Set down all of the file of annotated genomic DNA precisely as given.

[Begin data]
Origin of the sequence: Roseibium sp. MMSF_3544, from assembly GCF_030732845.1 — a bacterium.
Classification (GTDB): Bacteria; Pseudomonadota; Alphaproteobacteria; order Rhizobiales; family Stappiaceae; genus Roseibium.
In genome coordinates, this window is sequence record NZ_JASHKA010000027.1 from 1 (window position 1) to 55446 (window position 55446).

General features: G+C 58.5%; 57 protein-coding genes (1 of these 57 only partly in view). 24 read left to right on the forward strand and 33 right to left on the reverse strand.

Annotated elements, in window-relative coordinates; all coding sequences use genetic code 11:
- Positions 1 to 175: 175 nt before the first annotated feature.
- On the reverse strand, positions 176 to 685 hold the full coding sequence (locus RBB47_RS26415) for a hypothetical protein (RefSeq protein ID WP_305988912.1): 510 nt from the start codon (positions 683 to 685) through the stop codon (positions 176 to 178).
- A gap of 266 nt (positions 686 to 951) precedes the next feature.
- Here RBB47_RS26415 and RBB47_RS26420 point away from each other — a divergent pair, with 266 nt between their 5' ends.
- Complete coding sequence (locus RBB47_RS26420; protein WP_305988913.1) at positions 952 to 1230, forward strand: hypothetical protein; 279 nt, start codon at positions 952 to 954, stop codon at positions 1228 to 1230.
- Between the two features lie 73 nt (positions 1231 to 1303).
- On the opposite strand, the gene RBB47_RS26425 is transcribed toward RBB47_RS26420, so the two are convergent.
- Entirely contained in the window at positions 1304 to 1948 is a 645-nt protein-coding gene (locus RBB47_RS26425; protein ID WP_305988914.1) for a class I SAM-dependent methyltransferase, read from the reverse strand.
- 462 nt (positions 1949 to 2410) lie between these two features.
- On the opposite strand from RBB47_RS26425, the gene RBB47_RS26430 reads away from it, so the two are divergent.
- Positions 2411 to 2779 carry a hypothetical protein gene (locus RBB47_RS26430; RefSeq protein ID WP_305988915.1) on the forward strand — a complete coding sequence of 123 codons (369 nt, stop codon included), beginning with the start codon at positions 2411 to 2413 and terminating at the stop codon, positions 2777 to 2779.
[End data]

Origin of the sequence: Roseibium sp. MMSF_3544, from assembly GCF_030732845.1 — a bacterium.
Classification (GTDB): Bacteria; Pseudomonadota; Alphaproteobacteria; order Rhizobiales; family Stappiaceae; genus Roseibium.
In genome coordinates, this window is sequence record NZ_JASHKA010000027.1 from 1 (window position 1) to 55446 (window position 55446).

General features: G+C 58.5%; 57 protein-coding genes (1 of these 57 only partly in view). 24 read left to right on the forward strand and 33 right to left on the reverse strand.

Annotated elements, in window-relative coordinates; all coding sequences use genetic code 11:
- Positions 1 to 175: 175 nt before the first annotated feature.
- On the reverse strand, positions 176 to 685 hold the full coding sequence (locus RBB47_RS26415) for a hypothetical protein (RefSeq protein ID WP_305988912.1): 510 nt from the start codon (positions 683 to 685) through the stop codon (positions 176 to 178).
- A gap of 266 nt (positions 686 to 951) precedes the next feature.
- Here RBB47_RS26415 and RBB47_RS26420 point away from each other — a divergent pair, with 266 nt between their 5' ends.
- Complete coding sequence (locus RBB47_RS26420; protein WP_305988913.1) at positions 952 to 1230, forward strand: hypothetical protein; 279 nt, start codon at positions 952 to 954, stop codon at positions 1228 to 1230.
- Between the two features lie 73 nt (positions 1231 to 1303).
- On the opposite strand, the gene RBB47_RS26425 is transcribed toward RBB47_RS26420, so the two are convergent.
- Entirely contained in the window at positions 1304 to 1948 is a 645-nt protein-coding gene (locus RBB47_RS26425; protein ID WP_305988914.1) for a class I SAM-dependent methyltransferase, read from the reverse strand.
- 462 nt (positions 1949 to 2410) lie between these two features.
- On the opposite strand from RBB47_RS26425, the gene RBB47_RS26430 reads away from it, so the two are divergent.
- Positions 2411 to 2779 carry a hypothetical protein gene (locus RBB47_RS26430; RefSeq protein ID WP_305988915.1) on the forward strand — a complete coding sequence of 123 codons (369 nt, stop codon included), beginning with the start codon at positions 2411 to 2413 and terminating at the stop codon, positions 2777 to 2779.